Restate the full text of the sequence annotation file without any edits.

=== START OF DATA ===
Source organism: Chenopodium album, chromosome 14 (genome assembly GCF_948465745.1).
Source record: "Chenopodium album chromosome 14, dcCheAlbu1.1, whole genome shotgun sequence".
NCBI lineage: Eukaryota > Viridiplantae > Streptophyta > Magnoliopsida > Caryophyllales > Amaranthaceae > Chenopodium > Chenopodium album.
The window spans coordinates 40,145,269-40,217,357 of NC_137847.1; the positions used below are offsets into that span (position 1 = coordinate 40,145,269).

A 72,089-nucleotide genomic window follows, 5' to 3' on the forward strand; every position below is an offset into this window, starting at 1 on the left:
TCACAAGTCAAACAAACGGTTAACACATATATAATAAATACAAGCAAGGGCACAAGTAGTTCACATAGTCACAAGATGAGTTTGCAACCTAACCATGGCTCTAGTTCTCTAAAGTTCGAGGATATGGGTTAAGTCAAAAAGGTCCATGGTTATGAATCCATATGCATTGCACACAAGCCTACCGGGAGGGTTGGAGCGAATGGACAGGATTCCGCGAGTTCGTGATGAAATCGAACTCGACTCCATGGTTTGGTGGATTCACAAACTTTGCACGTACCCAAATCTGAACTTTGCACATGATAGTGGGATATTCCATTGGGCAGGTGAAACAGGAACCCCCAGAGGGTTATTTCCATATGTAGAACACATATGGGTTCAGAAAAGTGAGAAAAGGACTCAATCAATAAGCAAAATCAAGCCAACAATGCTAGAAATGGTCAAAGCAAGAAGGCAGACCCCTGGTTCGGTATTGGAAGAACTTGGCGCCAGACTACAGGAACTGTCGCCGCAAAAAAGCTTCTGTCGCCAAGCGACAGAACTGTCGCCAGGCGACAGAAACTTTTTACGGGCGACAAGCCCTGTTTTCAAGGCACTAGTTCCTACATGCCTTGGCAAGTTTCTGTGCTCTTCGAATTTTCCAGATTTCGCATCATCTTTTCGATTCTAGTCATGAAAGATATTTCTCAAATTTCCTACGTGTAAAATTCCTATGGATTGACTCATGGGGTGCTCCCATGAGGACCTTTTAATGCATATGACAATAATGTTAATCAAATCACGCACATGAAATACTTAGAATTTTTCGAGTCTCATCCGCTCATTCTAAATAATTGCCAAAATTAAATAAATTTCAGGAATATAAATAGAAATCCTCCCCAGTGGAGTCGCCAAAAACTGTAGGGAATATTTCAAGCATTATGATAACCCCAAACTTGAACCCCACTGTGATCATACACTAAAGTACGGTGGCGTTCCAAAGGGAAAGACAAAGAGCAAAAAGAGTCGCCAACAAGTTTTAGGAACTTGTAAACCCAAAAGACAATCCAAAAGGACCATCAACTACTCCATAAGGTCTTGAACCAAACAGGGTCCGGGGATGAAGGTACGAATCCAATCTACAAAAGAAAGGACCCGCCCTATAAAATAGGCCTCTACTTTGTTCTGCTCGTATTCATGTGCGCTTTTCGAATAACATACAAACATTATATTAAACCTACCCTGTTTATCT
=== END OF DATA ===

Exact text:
Source organism: Chenopodium album, chromosome 14 (genome assembly GCF_948465745.1).
Source record: "Chenopodium album chromosome 14, dcCheAlbu1.1, whole genome shotgun sequence".
NCBI lineage: Eukaryota > Viridiplantae > Streptophyta > Magnoliopsida > Caryophyllales > Amaranthaceae > Chenopodium > Chenopodium album.
The window spans coordinates 40,145,269-40,217,357 of NC_137847.1; the positions used below are offsets into that span (position 1 = coordinate 40,145,269).

A 72,089-nucleotide genomic window follows, 5' to 3' on the forward strand; every position below is an offset into this window, starting at 1 on the left:
TCACAAGTCAAACAAACGGTTAACACATATATAATAAATACAAGCAAGGGCACAAGTAGTTCACATAGTCACAAGATGAGTTTGCAACCTAACCATGGCTCTAGTTCTCTAAAGTTCGAGGATATGGGTTAAGTCAAAAAGGTCCATGGTTATGAATCCATATGCATTGCACACAAGCCTACCGGGAGGGTTGGAGCGAATGGACAGGATTCCGCGAGTTCGTGATGAAATCGAACTCGACTCCATGGTTTGGTGGATTCACAAACTTTGCACGTACCCAAATCTGAACTTTGCACATGATAGTGGGATATTCCATTGGGCAGGTGAAACAGGAACCCCCAGAGGGTTATTTCCATATGTAGAACACATATGGGTTCAGAAAAGTGAGAAAAGGACTCAATCAATAAGCAAAATCAAGCCAACAATGCTAGAAATGGTCAAAGCAAGAAGGCAGACCCCTGGTTCGGTATTGGAAGAACTTGGCGCCAGACTACAGGAACTGTCGCCGCAAAAAAGCTTCTGTCGCCAAGCGACAGAACTGTCGCCAGGCGACAGAAACTTTTTACGGGCGACAAGCCCTGTTTTCAAGGCACTAGTTCCTACATGCCTTGGCAAGTTTCTGTGCTCTTCGAATTTTCCAGATTTCGCATCATCTTTTCGATTCTAGTCATGAAAGATATTTCTCAAATTTCCTACGTGTAAAATTCCTATGGATTGACTCATGGGGTGCTCCCATGAGGACCTTTTAATGCATATGACAATAATGTTAATCAAATCACGCACATGAAATACTTAGAATTTTTCGAGTCTCATCCGCTCATTCTAAATAATTGCCAAAATTAAATAAATTTCAGGAATATAAATAGAAATCCTCCCCAGTGGAGTCGCCAAAAACTGTAGGGAATATTTCAAGCATTATGATAACCCCAAACTTGAACCCCACTGTGATCATACACTAAAGTACGGTGGCGTTCCAAAGGGAAAGACAAAGAGCAAAAAGAGTCGCCAACAAGTTTTAGGAACTTGTAAACCCAAAAGACAATCCAAAAGGACCATCAACTACTCCATAAGGTCTTGAACCAAACAGGGTCCGGGGATGAAGGTACGAATCCAATCTACAAAAGAAAGGACCCGCCCTATAAAATAGGCCTCTACTTTGTTCTGCTCGTATTCATGTGCGCTTTTCGAATAACATACAAACATTATATTAAACCTACCCTGTTTATCT